Saturday, April 25, 8 p.m. The Casualties $10

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Wednesday ➤ Hobo Nephews of Uncle Frank, Americana and rock When: 10 p.m. Where: Old Town Pub Cost: TBD Call: 879-2101 Why you should go: Originally conceived as a side project for musically inclined Minnesota brothers Ian and Teague Alexy, Hobo Nephews of Uncle Frank has become a well-followed folk band that draws on pop songwriters such as Bob Dylan and Neil Young, as well as folk acts from as far back as the 1920s. Read an interview with guitarist Ian Alexy on page 5. Listen to the band at www.myspace.com/ hobonephewsofunclefrank.

On the cover

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Steamboat Springs artist Dac Ques displays the skate deck he painted for a May 1 First Friday Artwalk group show at Urbane. Photo by Matt Stensland.


MUSIC • SCENE • ARTS • FILM | 4 POINTS

STEAM BOAT TODAY • FRIDAY, APRIL 24, 2009 •

Happy hours 3 Saddles Lounge

Special: Get a glass of wine for half price with the purchase of an appetizer

Where: Sheraton Steamboat Resort When: 3 to 6 p.m. daily Special: $3 Coors and Bud drafts; $5 all well drinks and select house wines by the glass; $6 chicken quesadilla

Fiesta Jalisco Where: Sundance Plaza When: 3 to 6 p.m. daily Special: $1 off bottled beers and margaritas, special prices on food

Amante Coffee Where: Wildhorse Marketplace When: 4 to 7 p.m. daily Special: $1 off beer, wine and liquor

Glen Eden Family Restaurant & Tavern

Big House Burgers and Bottle Cap Bar

Where: 54737 Routt County Road 129, Clark When: 4 to 7 p.m. daily Special: $2 wine, well drinks and pints of beer; $1 off appetizers

Where: 2093 Curve Plaza When: 4:20 to 6 p.m. daily Special: $1 off bottled beers; half-price appetizers

L’Apogee/Harwigs Where: 911 Lincoln Ave. When: 5 p.m. to close Special: Wine bar menu is available daily; complimentary wine tasting from 5 to 6 p.m. Wednesdays

bistro c.v. Where: 345 Lincoln Ave. When: 5 to 6:30 p.m. daily Special: Half-price wine by the glass, well drinks and beer; half-price small plates

Mahogany Ridge Brewery and Grill

The Boathouse Pub Where: 609 Yampa St. When: 3 to 6 p.m. Wednesday through Sunday Special: Buy one drink, get one free; $1 off appetizers (the bar runs specials nightly, including half-price appetizers on Mondays and $1 Bud drafts on Tuesdays)

Cantina Mexican Restaurant

Where: Fifth Street and Lincoln Avenue When: 4 to 6 p.m. daily Special: Half-price drinks and $1 tapas

Mambo Italiano Where: 521 Lincoln Ave. When: 4:30 to 6 p.m. Wednesday through Saturday; all night Friday in the bar Special: 99 cent Bud, Sierra Nevada, 90 Shilling and Fat Tire drafts, $1.99 Guinness drafts; half-price pizzas at the bar

Mazzola’s Italian Diner

Where: 818 Lincoln Ave. When: 4 to 6 p.m. daily Special: $4 margaritas and 50 cents off bottled and draft beers

Where: 917 Lincoln Ave. When: 5 to 6 p.m. daily Special: $1 off all drinks

Cugino’s Pizzeria Where: 41 Eighth St. When: 3 to 6 p.m. daily Special: $5 martini selection of the day, $4 wine selection of the day, $2 Budweiser drafts and $2.50 Jagermeister shots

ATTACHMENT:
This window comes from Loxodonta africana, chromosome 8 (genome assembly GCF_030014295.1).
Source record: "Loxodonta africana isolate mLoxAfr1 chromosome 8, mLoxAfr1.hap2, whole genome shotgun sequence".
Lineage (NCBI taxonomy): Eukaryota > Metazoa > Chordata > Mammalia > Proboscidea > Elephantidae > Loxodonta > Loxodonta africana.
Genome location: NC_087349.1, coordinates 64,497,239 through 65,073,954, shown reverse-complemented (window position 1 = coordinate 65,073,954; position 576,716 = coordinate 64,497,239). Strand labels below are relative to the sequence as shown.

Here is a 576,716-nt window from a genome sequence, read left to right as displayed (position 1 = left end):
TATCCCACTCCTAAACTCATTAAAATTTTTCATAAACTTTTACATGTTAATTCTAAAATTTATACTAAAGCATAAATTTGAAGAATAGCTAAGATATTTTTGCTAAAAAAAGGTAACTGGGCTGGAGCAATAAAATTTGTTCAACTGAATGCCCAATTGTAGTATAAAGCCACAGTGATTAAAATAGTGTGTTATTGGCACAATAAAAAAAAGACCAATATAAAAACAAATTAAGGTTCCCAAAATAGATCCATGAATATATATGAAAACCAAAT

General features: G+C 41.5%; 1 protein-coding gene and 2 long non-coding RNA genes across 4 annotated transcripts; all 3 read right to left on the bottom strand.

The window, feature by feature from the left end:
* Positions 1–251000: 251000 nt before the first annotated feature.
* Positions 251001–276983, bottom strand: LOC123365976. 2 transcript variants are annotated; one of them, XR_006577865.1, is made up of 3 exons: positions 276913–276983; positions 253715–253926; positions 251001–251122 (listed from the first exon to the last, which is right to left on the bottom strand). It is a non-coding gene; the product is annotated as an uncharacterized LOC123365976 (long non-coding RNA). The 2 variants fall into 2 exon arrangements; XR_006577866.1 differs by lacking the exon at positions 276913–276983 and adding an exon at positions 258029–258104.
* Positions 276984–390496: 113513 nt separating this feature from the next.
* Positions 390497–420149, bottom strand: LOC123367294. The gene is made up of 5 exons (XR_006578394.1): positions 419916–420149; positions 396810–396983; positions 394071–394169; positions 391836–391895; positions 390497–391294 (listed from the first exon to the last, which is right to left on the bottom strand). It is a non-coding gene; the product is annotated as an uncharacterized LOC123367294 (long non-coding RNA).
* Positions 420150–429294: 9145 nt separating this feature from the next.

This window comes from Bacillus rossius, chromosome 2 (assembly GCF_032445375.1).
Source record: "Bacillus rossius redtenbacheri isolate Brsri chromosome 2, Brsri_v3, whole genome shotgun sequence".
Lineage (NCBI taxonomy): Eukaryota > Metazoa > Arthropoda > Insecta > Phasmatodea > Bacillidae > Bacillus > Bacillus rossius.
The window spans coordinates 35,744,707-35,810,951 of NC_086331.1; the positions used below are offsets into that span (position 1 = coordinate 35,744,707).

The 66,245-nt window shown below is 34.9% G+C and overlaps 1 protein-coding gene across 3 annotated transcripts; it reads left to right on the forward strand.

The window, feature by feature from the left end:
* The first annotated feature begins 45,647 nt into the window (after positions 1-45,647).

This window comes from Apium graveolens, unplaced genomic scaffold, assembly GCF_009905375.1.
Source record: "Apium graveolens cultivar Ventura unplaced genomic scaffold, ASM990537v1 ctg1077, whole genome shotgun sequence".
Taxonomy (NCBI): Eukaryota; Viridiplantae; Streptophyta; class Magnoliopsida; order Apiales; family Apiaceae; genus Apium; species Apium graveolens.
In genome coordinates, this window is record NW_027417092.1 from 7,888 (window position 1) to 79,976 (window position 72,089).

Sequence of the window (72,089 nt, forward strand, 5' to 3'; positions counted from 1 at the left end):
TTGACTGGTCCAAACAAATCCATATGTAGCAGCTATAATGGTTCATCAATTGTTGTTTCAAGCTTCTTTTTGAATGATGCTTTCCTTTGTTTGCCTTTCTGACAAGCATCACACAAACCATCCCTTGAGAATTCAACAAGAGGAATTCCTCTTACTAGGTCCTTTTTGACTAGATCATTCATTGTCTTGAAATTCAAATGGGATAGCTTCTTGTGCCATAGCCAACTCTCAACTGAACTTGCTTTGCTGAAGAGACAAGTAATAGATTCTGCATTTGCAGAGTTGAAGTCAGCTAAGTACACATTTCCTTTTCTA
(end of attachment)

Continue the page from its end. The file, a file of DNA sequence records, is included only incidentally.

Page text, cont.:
Double Z Where: 1124 Yampa St. When: 2 to 6 p.m. daily Special: $1 off pitchers, 50 cents off drafts

The Epicurean Where: 825 Oak St. When: 3 to 6 p.m. Monday through Saturday

Off the Beaten Path Bookstore Where: 68 Ninth St. When: Wednesdays Special: Half-price wine by the glass

Old Town Pub Where: 600 Lincoln Ave. When: 4 to 6 p.m. daily Special: $2 Budweiser and Bud Light drafts, 50 cents off other beers and well drinks

See Happy hours, page 12

3

Mud season diversions

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t takes a split-second glance into a Steamboat Springs restaurant, shop or venue to see the change in seasons. Things have slowed down for the next few weeks, as locals bolt for Mexico or other warm locales, and visitors wait to return until the mud dries up and the river gets rolling. And although that means a shorter music calendar and reduced hours at a few regular hangouts, it doesn’t mean a dead halt to all things arts and entertainment. Here are a few suggestions to keep things interesting through mud season: ➤ Dance magic dance: One of these weekends, I will actually make it to one of the events included in the 10-part Mambo Italiano Mud Season Recession Relief Party Series. This week’s theme is mustaches and wigs (I’m guessing of the mullet variety). It might be harder to pull together without Celebrations to search for silly costume pieces, but an eyeliner mustache will work in most cases. Party organizer and DJ Jill Wernig said the bar’s first two events have been packed, with an April 18 “Dirty Dancing/ Swayze Crazy” party culminating in a full hour of music and dance moves from the classic 1980s Patrick Swayze movie. Future series highlights include a Spring Prom (wear an outfit from the decade of your choice) on May 9, a “lil’ black dress” costume party May 16, a “Risky Business/Underwear Party” on May 30 and a sidedeck barbecue June 13. For more information, call Mambo Italiano at 870-0500. ➤ Be crafty: For those who have a little money to spend, Steamboat Arts & Crafts Gym is starting three weekly workshop series this week. Susan de Wardt leads a six-